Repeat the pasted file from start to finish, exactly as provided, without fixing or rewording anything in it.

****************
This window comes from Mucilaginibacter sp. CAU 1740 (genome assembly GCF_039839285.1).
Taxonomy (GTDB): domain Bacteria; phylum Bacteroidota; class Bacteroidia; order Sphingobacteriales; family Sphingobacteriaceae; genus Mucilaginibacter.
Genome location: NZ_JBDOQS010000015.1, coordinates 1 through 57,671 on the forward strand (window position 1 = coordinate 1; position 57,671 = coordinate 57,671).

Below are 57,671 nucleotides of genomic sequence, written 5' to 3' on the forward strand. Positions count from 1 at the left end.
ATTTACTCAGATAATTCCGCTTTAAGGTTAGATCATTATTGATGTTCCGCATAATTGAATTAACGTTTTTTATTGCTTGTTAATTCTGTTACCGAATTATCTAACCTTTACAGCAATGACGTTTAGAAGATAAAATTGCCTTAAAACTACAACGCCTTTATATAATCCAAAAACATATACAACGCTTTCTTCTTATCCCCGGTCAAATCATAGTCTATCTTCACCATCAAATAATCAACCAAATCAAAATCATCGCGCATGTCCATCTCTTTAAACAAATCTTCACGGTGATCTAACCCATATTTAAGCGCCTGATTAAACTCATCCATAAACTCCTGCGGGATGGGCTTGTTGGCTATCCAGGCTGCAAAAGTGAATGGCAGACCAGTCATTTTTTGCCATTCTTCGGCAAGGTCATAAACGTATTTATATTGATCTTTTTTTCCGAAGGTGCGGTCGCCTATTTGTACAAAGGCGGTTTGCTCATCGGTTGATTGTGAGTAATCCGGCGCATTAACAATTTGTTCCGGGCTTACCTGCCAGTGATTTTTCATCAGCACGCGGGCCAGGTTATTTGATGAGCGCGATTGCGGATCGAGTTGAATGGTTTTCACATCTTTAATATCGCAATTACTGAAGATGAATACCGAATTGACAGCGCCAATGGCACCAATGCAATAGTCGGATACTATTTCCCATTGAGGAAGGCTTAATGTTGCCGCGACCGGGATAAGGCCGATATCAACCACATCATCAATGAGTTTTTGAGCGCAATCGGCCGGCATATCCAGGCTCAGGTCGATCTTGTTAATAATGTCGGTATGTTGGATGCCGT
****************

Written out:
This window comes from Mucilaginibacter sp. CAU 1740 (genome assembly GCF_039839285.1).
Taxonomy (GTDB): domain Bacteria; phylum Bacteroidota; class Bacteroidia; order Sphingobacteriales; family Sphingobacteriaceae; genus Mucilaginibacter.
Genome location: NZ_JBDOQS010000015.1, coordinates 1 through 57,671 on the forward strand (window position 1 = coordinate 1; position 57,671 = coordinate 57,671).

Below are 57,671 nucleotides of genomic sequence, written 5' to 3' on the forward strand. Positions count from 1 at the left end.
ATTTACTCAGATAATTCCGCTTTAAGGTTAGATCATTATTGATGTTCCGCATAATTGAATTAACGTTTTTTATTGCTTGTTAATTCTGTTACCGAATTATCTAACCTTTACAGCAATGACGTTTAGAAGATAAAATTGCCTTAAAACTACAACGCCTTTATATAATCCAAAAACATATACAACGCTTTCTTCTTATCCCCGGTCAAATCATAGTCTATCTTCACCATCAAATAATCAACCAAATCAAAATCATCGCGCATGTCCATCTCTTTAAACAAATCTTCACGGTGATCTAACCCATATTTAAGCGCCTGATTAAACTCATCCATAAACTCCTGCGGGATGGGCTTGTTGGCTATCCAGGCTGCAAAAGTGAATGGCAGACCAGTCATTTTTTGCCATTCTTCGGCAAGGTCATAAACGTATTTATATTGATCTTTTTTTCCGAAGGTGCGGTCGCCTATTTGTACAAAGGCGGTTTGCTCATCGGTTGATTGTGAGTAATCCGGCGCATTAACAATTTGTTCCGGGCTTACCTGCCAGTGATTTTTCATCAGCACGCGGGCCAGGTTATTTGATGAGCGCGATTGCGGATCGAGTTGAATGGTTTTCACATCTTTAATATCGCAATTACTGAAGATGAATACCGAATTGACAGCGCCAATGGCACCAATGCAATAGTCGGATACTATTTCCCATTGAGGAAGGCTTAATGTTGCCGCGACCGGGATAAGGCCGATATCAACCACATCATCAATGAGTTTTTGAGCGCAATCGGCCGGCATATCCAGGCTCAGGTCGATCTTGTTAATAATGTCGGTATGTTGGATGCCGT